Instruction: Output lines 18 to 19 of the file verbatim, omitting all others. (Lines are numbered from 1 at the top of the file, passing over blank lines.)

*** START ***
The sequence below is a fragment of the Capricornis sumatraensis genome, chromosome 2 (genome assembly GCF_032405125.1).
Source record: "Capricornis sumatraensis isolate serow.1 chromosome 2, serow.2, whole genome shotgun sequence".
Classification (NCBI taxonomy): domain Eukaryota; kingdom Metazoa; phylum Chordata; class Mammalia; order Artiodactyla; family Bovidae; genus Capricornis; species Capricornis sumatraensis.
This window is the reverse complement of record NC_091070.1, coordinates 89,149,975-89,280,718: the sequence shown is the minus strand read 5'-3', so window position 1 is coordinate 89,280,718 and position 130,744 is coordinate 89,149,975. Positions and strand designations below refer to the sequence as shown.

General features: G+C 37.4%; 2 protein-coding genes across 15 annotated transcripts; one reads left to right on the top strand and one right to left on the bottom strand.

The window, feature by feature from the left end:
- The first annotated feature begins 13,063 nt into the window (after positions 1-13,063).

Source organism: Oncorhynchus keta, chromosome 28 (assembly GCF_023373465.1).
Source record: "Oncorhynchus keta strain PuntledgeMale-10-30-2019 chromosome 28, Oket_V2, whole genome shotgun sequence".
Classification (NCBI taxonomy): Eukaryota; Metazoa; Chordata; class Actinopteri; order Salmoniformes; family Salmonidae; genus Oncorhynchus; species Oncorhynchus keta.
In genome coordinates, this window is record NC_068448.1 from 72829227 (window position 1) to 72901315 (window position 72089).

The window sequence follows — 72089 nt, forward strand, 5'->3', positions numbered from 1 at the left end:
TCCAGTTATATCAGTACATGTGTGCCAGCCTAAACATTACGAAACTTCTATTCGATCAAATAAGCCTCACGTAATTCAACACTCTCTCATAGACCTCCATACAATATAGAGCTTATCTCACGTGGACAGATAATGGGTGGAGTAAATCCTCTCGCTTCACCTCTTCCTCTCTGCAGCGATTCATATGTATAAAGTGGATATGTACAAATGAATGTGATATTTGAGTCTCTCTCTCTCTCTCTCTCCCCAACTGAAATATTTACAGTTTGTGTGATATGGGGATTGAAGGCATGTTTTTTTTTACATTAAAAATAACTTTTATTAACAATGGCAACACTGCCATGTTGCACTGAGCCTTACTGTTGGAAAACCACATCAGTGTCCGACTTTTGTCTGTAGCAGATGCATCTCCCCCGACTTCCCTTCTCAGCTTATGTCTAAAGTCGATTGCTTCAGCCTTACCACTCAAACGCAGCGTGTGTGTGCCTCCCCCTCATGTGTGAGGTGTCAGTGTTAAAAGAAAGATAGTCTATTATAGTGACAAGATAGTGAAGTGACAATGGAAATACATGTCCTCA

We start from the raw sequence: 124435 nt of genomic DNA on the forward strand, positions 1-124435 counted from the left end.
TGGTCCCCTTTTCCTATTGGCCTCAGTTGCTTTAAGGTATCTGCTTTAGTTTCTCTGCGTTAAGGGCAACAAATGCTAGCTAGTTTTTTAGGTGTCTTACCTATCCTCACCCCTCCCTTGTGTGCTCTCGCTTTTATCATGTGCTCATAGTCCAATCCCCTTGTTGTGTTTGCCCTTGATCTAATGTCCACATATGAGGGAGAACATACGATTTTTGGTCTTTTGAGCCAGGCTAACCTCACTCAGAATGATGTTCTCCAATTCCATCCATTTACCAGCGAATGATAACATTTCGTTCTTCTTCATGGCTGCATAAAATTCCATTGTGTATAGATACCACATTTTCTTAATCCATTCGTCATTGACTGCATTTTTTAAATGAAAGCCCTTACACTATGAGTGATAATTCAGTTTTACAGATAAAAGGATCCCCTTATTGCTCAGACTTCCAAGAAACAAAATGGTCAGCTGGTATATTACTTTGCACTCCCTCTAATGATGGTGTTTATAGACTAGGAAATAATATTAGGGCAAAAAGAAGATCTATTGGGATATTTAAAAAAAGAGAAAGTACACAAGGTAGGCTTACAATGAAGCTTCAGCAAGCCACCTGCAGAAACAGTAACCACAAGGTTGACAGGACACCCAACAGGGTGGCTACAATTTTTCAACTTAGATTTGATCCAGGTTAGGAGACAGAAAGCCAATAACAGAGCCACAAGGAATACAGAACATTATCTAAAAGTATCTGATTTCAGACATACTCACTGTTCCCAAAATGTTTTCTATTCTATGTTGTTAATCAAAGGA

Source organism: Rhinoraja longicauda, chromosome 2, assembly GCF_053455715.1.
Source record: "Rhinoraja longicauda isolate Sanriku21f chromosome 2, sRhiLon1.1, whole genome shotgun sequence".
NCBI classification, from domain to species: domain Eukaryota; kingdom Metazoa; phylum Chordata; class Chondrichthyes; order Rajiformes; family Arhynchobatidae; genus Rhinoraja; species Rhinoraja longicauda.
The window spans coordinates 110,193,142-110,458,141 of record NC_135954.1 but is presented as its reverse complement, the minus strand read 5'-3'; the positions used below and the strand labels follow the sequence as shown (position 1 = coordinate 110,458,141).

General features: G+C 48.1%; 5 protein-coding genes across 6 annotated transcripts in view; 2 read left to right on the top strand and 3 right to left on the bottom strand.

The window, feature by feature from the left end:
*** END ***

NCBI classification, from domain to species: domain Eukaryota; kingdom Metazoa; phylum Chordata; class Chondrichthyes; order Rajiformes; family Arhynchobatidae; genus Rhinoraja; species Rhinoraja longicauda.
The window spans coordinates 110,193,142-110,458,141 of record NC_135954.1 but is presented as its reverse complement, the minus strand read 5'-3'; the positions used below and the strand labels follow the sequence as shown (position 1 = coordinate 110,458,141).